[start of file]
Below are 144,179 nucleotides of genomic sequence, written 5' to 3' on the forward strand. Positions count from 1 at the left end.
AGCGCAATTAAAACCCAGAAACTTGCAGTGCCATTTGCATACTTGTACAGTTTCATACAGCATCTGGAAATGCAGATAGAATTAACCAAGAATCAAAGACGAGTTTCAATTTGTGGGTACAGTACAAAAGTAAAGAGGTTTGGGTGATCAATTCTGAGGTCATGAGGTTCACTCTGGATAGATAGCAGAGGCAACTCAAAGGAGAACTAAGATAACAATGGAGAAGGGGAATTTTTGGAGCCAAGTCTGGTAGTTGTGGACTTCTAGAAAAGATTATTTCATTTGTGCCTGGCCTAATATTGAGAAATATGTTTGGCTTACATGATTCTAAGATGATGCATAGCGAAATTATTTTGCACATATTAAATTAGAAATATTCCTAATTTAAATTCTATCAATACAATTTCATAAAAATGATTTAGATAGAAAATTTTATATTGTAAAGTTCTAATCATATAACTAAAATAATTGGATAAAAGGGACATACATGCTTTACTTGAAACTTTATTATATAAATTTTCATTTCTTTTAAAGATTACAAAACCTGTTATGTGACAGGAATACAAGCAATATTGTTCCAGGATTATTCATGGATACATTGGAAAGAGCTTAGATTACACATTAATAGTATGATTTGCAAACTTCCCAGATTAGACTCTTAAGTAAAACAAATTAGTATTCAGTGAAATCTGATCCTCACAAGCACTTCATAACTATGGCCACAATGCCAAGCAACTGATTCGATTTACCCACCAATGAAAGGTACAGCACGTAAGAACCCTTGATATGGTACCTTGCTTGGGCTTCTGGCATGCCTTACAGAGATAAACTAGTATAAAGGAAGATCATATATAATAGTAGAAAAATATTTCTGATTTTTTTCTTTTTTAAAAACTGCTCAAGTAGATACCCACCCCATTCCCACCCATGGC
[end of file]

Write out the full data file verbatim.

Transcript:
Below are 144,179 nucleotides of genomic sequence, written 5' to 3' on the forward strand. Positions count from 1 at the left end.
AGCGCAATTAAAACCCAGAAACTTGCAGTGCCATTTGCATACTTGTACAGTTTCATACAGCATCTGGAAATGCAGATAGAATTAACCAAGAATCAAAGACGAGTTTCAATTTGTGGGTACAGTACAAAAGTAAAGAGGTTTGGGTGATCAATTCTGAGGTCATGAGGTTCACTCTGGATAGATAGCAGAGGCAACTCAAAGGAGAACTAAGATAACAATGGAGAAGGGGAATTTTTGGAGCCAAGTCTGGTAGTTGTGGACTTCTAGAAAAGATTATTTCATTTGTGCCTGGCCTAATATTGAGAAATATGTTTGGCTTACATGATTCTAAGATGATGCATAGCGAAATTATTTTGCACATATTAAATTAGAAATATTCCTAATTTAAATTCTATCAATACAATTTCATAAAAATGATTTAGATAGAAAATTTTATATTGTAAAGTTCTAATCATATAACTAAAATAATTGGATAAAAGGGACATACATGCTTTACTTGAAACTTTATTATATAAATTTTCATTTCTTTTAAAGATTACAAAACCTGTTATGTGACAGGAATACAAGCAATATTGTTCCAGGATTATTCATGGATACATTGGAAAGAGCTTAGATTACACATTAATAGTATGATTTGCAAACTTCCCAGATTAGACTCTTAAGTAAAACAAATTAGTATTCAGTGAAATCTGATCCTCACAAGCACTTCATAACTATGGCCACAATGCCAAGCAACTGATTCGATTTACCCACCAATGAAAGGTACAGCACGTAAGAACCCTTGATATGGTACCTTGCTTGGGCTTCTGGCATGCCTTACAGAGATAAACTAGTATAAAGGAAGATCATATATAATAGTAGAAAAATATTTCTGATTTTTTTCTTTTTTAAAAACTGCTCAAGTAGATACCCACCCCATTCCCACCCATGGC